Pain relief after disbudding increases animal welfare

There are welfare benefits for calves in connection with disbudding if the animals are given local anesthetic as well as pain relief in the form of NSAID instead of anesthetic on its own.

2018.06.15 | Janne Hansen

Calves are debudded to avoid harming each other or humans. Photo: Jesper Rais

In Denmark calves are debudded with the aid of a hot iron before the calves are three months old. Photo: Bodil Højlund Nielsen

In Europe, more than 75 percent of commercial dairy farmers dehorn their calves. One of the reasons is to prevent the animals from harming each other and humans.

Farmers around the world use various methods to dehorn their animals. In Denmark, dairy farmers may only dehorn calves that are under three months of age, and the farmers may only use hot-iron disbudding, and only after a veterinarian has given the calf an anesthetic that blocks the pain during the procedure. Many studies have shown that disbudding not only hurts during the procedure but also for hours or days thereafter and therefore has a negative effect on the animal’s welfare. 

The question is if additional pain relief can benefit calf welfare when the calves are disbudded using a hot iron. This is a question that the Danish Veterinary and Food Administration asked DCA – Danish Centre for Food and Agriculture, Aarhus University, to elucidate.  

Researchers from the Department of Animal Science at Aarhus University have therefore reviewed the literature in the area in order to compare the use of local anesthetic on its own with the use of a combination of local anesthetic and the group of analgesics called NSAIDs (nonsteroidal anti-inflammatory drugs). The latter is a group of drugs that reduces pain, fever and inflammation, and which in humans is used for e.g. headaches or joint pain.

NSAID promotes calf welfare

Based on the literature review, the researchers conclude that there would be a welfare benefit in connection with using a combination of local anesthetic and NSAID instead of local anesthetic on its own, and that this type of treatment would not lead to welfare disadvantages for the animals. 

The researchers included a number of indicators based on three different approaches to animal welfare in their assessment of calf welfare following disbudding, namely the animals’ basic health and production, the animals’ possibilities to live a natural life, and the animals’ emotional state, i.e. whether they experience e.g. pain, fear or mutual bonding.

In their report, the researchers conclude that supplementing local anesthetic with NSAID gives better pain relief in the first hours and days after disbudding. Using NSAID in combination with local anesthetic reduces the immediate welfare consequences caused by disbudding.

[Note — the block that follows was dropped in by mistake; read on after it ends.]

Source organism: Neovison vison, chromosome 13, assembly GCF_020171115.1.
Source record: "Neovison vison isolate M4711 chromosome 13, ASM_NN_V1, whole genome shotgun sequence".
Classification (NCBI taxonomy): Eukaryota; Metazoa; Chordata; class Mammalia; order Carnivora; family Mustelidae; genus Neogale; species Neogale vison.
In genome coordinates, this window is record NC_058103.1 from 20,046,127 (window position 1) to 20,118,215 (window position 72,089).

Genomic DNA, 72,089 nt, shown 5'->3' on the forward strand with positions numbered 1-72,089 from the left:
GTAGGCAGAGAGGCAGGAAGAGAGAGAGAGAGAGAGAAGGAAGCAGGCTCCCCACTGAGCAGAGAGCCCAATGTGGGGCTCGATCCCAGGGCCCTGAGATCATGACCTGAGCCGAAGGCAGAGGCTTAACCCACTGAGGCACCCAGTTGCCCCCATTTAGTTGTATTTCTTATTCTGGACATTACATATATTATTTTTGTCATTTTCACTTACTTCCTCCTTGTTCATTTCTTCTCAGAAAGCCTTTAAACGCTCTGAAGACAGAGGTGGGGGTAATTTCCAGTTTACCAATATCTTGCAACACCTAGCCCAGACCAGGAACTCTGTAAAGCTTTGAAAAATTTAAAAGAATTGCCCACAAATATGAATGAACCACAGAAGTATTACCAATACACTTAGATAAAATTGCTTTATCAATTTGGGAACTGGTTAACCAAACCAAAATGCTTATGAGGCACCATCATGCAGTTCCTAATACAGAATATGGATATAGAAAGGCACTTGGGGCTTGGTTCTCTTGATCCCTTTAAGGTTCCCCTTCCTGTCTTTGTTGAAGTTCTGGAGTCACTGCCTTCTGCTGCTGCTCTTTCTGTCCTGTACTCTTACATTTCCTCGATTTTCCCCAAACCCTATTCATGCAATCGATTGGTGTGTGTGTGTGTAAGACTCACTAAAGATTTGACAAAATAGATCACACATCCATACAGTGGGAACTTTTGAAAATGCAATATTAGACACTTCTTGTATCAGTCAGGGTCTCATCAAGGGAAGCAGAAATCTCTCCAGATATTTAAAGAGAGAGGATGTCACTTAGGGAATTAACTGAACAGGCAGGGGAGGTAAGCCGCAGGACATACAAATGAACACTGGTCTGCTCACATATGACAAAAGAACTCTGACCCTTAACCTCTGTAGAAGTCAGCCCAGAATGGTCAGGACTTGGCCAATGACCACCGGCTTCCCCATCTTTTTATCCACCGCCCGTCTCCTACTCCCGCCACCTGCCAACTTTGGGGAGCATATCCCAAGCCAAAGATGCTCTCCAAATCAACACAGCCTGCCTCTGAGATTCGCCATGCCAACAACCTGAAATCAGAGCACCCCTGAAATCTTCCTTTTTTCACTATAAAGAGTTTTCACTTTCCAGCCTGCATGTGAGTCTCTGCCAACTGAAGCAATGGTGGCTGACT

There is a need for more knowledge about disbudding pain

The researchers point out in their report to the Danish Veterinary and Food Administration that it could be beneficial to investigate precisely which NSAID, and which dosage and type of administration work best in connection with disbudding. 

There is also lack of precise knowledge about how long the calves experience pain after disbudding. The burn lesion heals slowly. Studies indicate that the calves experience pain-related changes in sensitivity in the area surrounding the removed hornbuds for several months after disbudding. Experience from humans is that changes in sensitivity induced by burn injuries are difficult to treat.  

One of the report’s important messages is therefore that even if NSAID is used optimally, disbudding still remains a problem for calf welfare – no matter which of the three animal welfare approaches is taken. Among arguments for this are the long-term pain-related changes in sensitivity and that it is obviously unnatural to remove body parts from animals to help the animals adapt to given production conditions. 


The answer to the Danish Veterinary and Food Administration is described in the report (in Danish) ”Længerevarende smertestillende behandling af kalve i forbindelse med afhorning”. You can read a Danish summary of the report here. 

You can also read the scientific article “Welfare Effects of the Use of a Combination of Local Anesthesia and NSAID for Disbudding Analgesia in Dairy Calves – Reviewed Across Different Welfare Concerns”.


For more information please contact:

Senior researcher Mette S. Herskin, Department of Animal Science, email: mettes.herskin@anis.au.dk, telephone: ­+45 8715 7945, mobile: +45 5050 2969

Postdoc Bodil Højlund Nielsen, Department of Animal Science, email: bodilh.nielsen@anis.au.dk, telephone: +45 3036 5711

DCA, Anis, Cattle